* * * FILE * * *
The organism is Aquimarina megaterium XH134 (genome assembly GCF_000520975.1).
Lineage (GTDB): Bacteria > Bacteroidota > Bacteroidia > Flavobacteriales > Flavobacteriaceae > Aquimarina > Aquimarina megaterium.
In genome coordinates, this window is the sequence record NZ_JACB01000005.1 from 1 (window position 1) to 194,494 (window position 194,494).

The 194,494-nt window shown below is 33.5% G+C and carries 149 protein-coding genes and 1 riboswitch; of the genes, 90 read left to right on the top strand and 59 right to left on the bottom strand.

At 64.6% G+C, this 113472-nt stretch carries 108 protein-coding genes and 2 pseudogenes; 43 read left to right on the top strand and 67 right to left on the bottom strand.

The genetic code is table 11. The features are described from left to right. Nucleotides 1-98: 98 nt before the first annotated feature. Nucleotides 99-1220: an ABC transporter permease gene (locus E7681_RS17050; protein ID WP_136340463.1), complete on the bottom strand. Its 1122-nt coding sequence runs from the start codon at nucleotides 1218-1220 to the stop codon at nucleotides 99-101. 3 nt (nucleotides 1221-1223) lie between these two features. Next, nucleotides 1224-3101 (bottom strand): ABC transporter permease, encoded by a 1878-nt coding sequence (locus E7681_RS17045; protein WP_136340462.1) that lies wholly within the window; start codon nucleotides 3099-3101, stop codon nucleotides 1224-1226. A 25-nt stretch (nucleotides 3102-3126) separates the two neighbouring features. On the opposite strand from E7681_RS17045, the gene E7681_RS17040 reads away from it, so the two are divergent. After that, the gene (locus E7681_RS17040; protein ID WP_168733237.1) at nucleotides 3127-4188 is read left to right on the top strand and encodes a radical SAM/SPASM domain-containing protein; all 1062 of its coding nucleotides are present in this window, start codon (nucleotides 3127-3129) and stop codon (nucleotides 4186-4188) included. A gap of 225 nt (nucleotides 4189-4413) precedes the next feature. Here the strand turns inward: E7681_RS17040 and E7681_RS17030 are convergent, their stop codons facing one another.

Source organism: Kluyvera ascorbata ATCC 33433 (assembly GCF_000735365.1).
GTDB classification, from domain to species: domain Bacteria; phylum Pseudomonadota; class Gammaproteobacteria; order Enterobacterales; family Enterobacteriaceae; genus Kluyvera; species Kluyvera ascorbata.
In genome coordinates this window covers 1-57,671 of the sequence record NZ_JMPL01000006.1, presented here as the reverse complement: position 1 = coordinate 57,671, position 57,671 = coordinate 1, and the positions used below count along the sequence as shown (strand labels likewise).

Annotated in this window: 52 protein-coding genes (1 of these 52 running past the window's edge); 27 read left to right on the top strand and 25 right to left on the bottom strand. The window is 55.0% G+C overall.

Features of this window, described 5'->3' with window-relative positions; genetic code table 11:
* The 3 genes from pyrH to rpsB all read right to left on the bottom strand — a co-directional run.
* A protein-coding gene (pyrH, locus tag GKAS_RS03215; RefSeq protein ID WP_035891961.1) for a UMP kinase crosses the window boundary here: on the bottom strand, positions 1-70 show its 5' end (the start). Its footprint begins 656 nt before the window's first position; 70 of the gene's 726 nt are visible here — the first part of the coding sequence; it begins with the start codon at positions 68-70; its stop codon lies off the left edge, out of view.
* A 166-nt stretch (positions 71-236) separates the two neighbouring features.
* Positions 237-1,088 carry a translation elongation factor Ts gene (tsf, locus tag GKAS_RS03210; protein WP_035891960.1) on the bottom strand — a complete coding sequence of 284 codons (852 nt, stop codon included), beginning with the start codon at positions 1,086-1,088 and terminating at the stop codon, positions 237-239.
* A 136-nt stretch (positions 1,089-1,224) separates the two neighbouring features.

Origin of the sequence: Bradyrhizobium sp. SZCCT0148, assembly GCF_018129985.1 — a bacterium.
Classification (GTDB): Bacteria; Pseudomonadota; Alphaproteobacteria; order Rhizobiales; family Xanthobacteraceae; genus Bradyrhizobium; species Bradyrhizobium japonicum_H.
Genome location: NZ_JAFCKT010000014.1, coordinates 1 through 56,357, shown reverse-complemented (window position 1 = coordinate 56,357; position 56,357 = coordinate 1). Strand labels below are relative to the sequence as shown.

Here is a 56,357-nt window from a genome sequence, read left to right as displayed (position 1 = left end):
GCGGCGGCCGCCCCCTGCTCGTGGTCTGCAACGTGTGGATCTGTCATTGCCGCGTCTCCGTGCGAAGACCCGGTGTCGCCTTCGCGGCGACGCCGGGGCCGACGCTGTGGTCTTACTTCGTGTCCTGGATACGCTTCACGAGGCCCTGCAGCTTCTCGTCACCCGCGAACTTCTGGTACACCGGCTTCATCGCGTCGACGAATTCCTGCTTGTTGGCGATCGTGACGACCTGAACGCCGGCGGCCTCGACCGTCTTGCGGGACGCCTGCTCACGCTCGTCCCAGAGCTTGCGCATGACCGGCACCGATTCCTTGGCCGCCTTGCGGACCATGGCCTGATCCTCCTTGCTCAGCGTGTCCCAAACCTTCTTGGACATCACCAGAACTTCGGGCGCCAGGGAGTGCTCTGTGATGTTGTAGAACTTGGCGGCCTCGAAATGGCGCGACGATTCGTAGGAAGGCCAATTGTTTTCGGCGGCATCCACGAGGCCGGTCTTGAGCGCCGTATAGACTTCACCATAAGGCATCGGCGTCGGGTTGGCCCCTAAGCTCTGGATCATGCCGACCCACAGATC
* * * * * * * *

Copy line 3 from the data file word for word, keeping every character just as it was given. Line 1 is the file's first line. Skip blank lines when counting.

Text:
In genome coordinates, this window is the sequence record NZ_JACB01000005.1 from 1 (window position 1) to 194,494 (window position 194,494).